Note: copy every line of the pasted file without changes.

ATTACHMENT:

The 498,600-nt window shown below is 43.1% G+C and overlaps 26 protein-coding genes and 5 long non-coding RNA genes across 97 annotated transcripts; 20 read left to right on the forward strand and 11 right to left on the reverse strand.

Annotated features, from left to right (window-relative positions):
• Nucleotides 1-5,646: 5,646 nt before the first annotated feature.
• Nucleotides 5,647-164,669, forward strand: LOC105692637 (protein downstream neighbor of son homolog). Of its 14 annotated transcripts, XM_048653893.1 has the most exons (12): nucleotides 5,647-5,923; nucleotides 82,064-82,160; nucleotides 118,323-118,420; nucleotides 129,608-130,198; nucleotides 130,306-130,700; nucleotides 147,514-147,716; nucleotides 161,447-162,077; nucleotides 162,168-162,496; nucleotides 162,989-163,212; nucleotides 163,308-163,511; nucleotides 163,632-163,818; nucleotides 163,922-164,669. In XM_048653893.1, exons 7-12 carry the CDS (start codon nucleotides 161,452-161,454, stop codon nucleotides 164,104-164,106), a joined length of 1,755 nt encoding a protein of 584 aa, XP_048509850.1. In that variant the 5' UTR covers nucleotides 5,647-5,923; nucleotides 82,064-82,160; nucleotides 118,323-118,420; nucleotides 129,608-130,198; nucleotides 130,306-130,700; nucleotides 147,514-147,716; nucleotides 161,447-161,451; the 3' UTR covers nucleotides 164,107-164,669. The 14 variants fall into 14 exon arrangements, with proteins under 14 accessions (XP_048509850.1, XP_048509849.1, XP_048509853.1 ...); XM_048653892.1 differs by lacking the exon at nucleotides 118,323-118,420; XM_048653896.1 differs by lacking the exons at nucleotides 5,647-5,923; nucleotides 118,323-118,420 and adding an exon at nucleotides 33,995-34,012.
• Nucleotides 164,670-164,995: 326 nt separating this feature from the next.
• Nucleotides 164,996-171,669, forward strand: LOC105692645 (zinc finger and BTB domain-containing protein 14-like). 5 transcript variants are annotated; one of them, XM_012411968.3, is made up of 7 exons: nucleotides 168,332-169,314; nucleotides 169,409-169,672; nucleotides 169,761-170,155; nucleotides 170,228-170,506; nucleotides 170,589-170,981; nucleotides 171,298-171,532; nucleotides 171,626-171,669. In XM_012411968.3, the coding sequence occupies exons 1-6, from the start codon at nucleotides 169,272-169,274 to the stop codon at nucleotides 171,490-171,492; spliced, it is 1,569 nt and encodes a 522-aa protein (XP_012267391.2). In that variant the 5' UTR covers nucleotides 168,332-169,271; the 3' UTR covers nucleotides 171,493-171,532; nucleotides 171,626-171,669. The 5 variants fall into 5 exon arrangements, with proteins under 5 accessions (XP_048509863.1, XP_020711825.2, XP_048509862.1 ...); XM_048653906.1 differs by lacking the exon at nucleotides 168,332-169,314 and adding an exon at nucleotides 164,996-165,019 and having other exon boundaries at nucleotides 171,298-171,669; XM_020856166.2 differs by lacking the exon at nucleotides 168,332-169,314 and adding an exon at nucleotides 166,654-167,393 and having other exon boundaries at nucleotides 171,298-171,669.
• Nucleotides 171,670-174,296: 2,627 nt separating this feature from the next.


The 498,600-nt window shown below is 43.1% G+C and overlaps 26 protein-coding genes and 5 long non-coding RNA genes across 97 annotated transcripts; 20 read left to right on the forward strand and 11 right to left on the reverse strand.

Annotated features, from left to right (window-relative positions):
• Nucleotides 1-5,646: 5,646 nt before the first annotated feature.
• Nucleotides 5,647-164,669, forward strand: LOC105692637 (protein downstream neighbor of son homolog). Of its 14 annotated transcripts, XM_048653893.1 has the most exons (12): nucleotides 5,647-5,923; nucleotides 82,064-82,160; nucleotides 118,323-118,420; nucleotides 129,608-130,198; nucleotides 130,306-130,700; nucleotides 147,514-147,716; nucleotides 161,447-162,077; nucleotides 162,168-162,496; nucleotides 162,989-163,212; nucleotides 163,308-163,511; nucleotides 163,632-163,818; nucleotides 163,922-164,669. In XM_048653893.1, exons 7-12 carry the CDS (start codon nucleotides 161,452-161,454, stop codon nucleotides 164,104-164,106), a joined length of 1,755 nt encoding a protein of 584 aa, XP_048509850.1. In that variant the 5' UTR covers nucleotides 5,647-5,923; nucleotides 82,064-82,160; nucleotides 118,323-118,420; nucleotides 129,608-130,198; nucleotides 130,306-130,700; nucleotides 147,514-147,716; nucleotides 161,447-161,451; the 3' UTR covers nucleotides 164,107-164,669. The 14 variants fall into 14 exon arrangements, with proteins under 14 accessions (XP_048509850.1, XP_048509849.1, XP_048509853.1 ...); XM_048653892.1 differs by lacking the exon at nucleotides 118,323-118,420; XM_048653896.1 differs by lacking the exons at nucleotides 5,647-5,923; nucleotides 118,323-118,420 and adding an exon at nucleotides 33,995-34,012.
• Nucleotides 164,670-164,995: 326 nt separating this feature from the next.
• Nucleotides 164,996-171,669, forward strand: LOC105692645 (zinc finger and BTB domain-containing protein 14-like). 5 transcript variants are annotated; one of them, XM_012411968.3, is made up of 7 exons: nucleotides 168,332-169,314; nucleotides 169,409-169,672; nucleotides 169,761-170,155; nucleotides 170,228-170,506; nucleotides 170,589-170,981; nucleotides 171,298-171,532; nucleotides 171,626-171,669. In XM_012411968.3, the coding sequence occupies exons 1-6, from the start codon at nucleotides 169,272-169,274 to the stop codon at nucleotides 171,490-171,492; spliced, it is 1,569 nt and encodes a 522-aa protein (XP_012267391.2). In that variant the 5' UTR covers nucleotides 168,332-169,271; the 3' UTR covers nucleotides 171,493-171,532; nucleotides 171,626-171,669. The 5 variants fall into 5 exon arrangements, with proteins under 5 accessions (XP_048509863.1, XP_020711825.2, XP_048509862.1 ...); XM_048653906.1 differs by lacking the exon at nucleotides 168,332-169,314 and adding an exon at nucleotides 164,996-165,019 and having other exon boundaries at nucleotides 171,298-171,669; XM_020856166.2 differs by lacking the exon at nucleotides 168,332-169,314 and adding an exon at nucleotides 166,654-167,393 and having other exon boundaries at nucleotides 171,298-171,669.
• Nucleotides 171,670-174,296: 2,627 nt separating this feature from the next.